Gary S. Becker

Awards and Honors:
American Academy of Arts and Sciences
American Philosophical Society
Econometric Society (elected fellow)
National Academy of Education
National Academy of Sciences
Biography: 

Gary S. Becker passed away on May 3, 2014. He won the Nobel Memorial Prize for Economic Science in 1992, and was the Rose-Marie and Jack R. Anderson Senior Fellow at the Hoover Institution and University Professor of Economics and Sociology at the University of Chicago.

Becker is recognized for his expertise in human capital, economics of the family, and economic analysis of crime, discrimination, and population.

His research focused on habits and addictions, formation of preferences, human capital, and population growth.

Becker wrote commentary for The Becker-Posner Blog. He served as an economic policy adviser for the Dole presidential campaign in 1996. He received the National Medal of Science in 2000 for his work in social policy and was the 2004 recipient of the Jacob Mincer Prize for lifetime achievement in the field of labor economics.

Becker's publications include Uncommon Sense: Economic Insights, from Marriage to Terrorism (2009) coauthored with Richard Posner, and (with Guity Nashat) The Economics of Life (McGraw Hill, 1997) and Accounting for Tastes (Harvard University Press, 1996). He is the author of numerous other books, including the seminal work Human Capital (Columbia University Press, 1964; 3rd edition, 1993), which was awarded the prestigious W.S.Woytinskty Award in 1964.

In addition to being a Nobel laureate, Becker was a recipient of the 2007 Presidential Medal of Freedom.

He held honorary degrees from a dozen universities, including Hebrew University in Jerusalem (doctor philosophae honoris causa), Knox College, Illinois (doctor of laws), Princeton University (doctor of humane letters), Columbia University (doctor of humane letters), and the University of Illinois at Chicago (doctor of arts).

Becker was a professor at the University of Chicago from 1954 to 1957 and at Columbia University from 1957 to 1968. In 1968–1969 he was a Ford Foundation visiting professor of economics at the University of Chicago before joining the Department of Economics there in 1970.

Becker received an AB (summa cum laude) from Princeton University in 1951, an AM from the University of Chicago in 1952, and a PhD from the University of Chicago in 1955.

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Recent Commentary

Analysis and Commentary

Does America Imprison Too Many People?

by Gary S. Beckervia Becker-Posner Blog
Sunday, December 4, 2011

Imprisonment is the right policy for anyone committing heinous crimes like rape, assaults, robbery at gunpoint, and many other crimes where victims are badly harmed both physically and mentally. Imprisonment is the wrong punishment for crimes without victims...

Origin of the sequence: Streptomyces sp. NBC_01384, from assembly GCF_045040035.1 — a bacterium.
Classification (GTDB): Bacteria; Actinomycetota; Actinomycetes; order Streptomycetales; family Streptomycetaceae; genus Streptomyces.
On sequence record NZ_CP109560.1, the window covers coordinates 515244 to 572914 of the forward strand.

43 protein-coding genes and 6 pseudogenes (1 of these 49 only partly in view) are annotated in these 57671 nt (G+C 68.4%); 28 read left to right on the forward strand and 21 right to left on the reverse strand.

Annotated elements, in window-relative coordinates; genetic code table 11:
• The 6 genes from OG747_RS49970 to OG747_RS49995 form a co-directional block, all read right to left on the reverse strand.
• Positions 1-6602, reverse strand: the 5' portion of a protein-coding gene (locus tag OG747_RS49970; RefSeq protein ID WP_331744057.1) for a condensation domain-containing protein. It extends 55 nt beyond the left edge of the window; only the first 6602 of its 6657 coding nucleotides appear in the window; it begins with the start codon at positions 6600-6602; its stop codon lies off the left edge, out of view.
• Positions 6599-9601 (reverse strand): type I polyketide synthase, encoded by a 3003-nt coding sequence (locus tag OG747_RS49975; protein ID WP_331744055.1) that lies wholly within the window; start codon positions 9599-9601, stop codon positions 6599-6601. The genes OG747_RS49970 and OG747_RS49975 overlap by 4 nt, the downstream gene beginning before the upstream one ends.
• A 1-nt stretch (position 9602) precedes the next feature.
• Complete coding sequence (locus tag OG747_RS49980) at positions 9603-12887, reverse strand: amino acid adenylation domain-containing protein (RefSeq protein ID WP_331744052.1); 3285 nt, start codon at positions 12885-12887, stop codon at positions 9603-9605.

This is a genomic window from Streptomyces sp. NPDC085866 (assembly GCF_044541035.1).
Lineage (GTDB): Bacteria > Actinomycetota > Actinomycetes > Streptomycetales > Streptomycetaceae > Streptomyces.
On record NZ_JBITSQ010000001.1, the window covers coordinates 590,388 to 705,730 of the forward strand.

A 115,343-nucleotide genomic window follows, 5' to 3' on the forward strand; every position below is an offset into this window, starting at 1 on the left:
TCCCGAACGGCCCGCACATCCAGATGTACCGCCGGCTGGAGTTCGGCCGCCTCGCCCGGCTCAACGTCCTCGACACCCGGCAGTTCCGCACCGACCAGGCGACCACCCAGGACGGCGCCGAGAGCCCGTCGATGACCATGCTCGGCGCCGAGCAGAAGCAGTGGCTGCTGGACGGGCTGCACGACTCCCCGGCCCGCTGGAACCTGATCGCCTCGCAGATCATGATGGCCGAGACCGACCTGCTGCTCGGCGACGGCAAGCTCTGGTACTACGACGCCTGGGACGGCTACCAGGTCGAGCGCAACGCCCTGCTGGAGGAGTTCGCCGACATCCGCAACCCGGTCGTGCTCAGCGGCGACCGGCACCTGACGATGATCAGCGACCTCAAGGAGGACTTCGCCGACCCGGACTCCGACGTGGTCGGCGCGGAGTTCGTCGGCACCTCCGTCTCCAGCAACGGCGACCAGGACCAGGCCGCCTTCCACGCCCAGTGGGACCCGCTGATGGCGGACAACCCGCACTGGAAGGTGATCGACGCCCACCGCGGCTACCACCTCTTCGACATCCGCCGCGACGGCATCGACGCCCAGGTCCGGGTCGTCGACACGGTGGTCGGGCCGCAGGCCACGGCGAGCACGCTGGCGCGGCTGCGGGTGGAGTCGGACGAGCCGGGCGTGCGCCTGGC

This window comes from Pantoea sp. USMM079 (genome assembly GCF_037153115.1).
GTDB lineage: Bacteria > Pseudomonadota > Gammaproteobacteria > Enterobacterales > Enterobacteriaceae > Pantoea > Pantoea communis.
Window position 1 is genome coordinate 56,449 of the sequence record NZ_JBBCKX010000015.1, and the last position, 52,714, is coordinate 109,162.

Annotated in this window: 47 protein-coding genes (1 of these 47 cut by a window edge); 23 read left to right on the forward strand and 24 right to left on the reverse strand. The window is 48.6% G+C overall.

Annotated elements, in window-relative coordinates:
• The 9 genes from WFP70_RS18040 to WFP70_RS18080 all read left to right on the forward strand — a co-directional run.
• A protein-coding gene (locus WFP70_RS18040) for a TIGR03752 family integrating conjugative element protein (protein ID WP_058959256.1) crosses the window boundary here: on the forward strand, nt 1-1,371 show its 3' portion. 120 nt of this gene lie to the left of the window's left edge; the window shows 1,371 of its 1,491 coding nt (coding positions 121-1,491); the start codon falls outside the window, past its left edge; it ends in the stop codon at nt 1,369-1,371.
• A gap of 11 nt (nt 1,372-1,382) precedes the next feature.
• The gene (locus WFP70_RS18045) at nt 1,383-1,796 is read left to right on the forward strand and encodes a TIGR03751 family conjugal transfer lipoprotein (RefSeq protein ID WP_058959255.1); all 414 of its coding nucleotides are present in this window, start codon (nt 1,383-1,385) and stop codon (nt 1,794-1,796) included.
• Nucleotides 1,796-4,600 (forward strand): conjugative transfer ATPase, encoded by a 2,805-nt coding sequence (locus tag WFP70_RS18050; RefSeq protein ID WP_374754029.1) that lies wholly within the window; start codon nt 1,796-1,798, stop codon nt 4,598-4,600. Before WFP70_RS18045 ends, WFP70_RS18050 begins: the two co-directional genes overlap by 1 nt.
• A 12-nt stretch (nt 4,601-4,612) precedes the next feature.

The Euro Crisis and Euro Bonds

by Gary S. Beckervia Advancing a Free Society
Monday, November 28, 2011

After the financial crisis erupted in 2008, continental Europe on the whole appeared to be in better shape than the US. The main reason was that the big EU banks held smaller amounts of questionable mortgage-backed securities than did American (and British) banks.

Analysis and Commentary

The Euro Crisis and Euro Bonds

by Gary S. Beckervia Becker-Posner Blog
Sunday, November 27, 2011

What can be done now to prevent a catastrophe in the EU that would plunge Europe into another recession, and hurt badly the world economy as well...?

The Occupy Wall Street Movement

by Gary S. Beckervia Advancing a Free Society
Monday, November 21, 2011

Will the “Occupy” movement develop into a significant political force? I am doubtful: the movement is already losing supporters in most places where it has been active. Cold weather will accelerate the decline.

Analysis and Commentary

The Occupy Wall Street Movement

by Gary S. Beckervia Becker-Posner Blog
Sunday, November 20, 2011

The movement is losing ground not because the issues it raises are unimportant, but rather because the great majority of Americans and those in other countries with Occupy groups do not sympathize with most of the people doing the occupying...

Has Structural Unemployment Become Important in the United States?

by Gary S. Beckervia Advancing a Free Society
Monday, November 14, 2011

The persistently high unemployment rate in the United States during the Great Recession has led to claims that much of American unemployment is “structural”.

Analysis and Commentary

Has Structural Unemployment Become Important in the United States?

by Gary S. Beckervia Becker-Posner Blog
Sunday, November 13, 2011

The persistently high unemployment rate in the United States during the Great Recession has led to claims that much of American unemployment is “structural”...

Greece and the Euro

by Gary S. Beckervia Advancing a Free Society
Monday, November 7, 2011

I will discuss the following two crucial questions about Greece and the euro:

Should Greece have become part of the euro? No.

Should Greece leave the euro? Not now, but probably in the future.

Analysis and Commentary

Greece and the Euro

by Gary S. Beckervia Becker-Posner Blog
Sunday, November 6, 2011

I will discuss the following two crucial questions about Greece and the euro: Should Greece have become part of the euro? No. Should Greece leave the euro? Not now, but probably in the future...

Free the Captives

by Gary S. Beckervia Advancing a Free Society
Thursday, October 13, 2011

When government officials become the servants of the companies they regulate rather than the masters, they are “captured.” Political economists who describe this process point out that when regulators are captured, much of what they do is motivated, consciously or not, by a de

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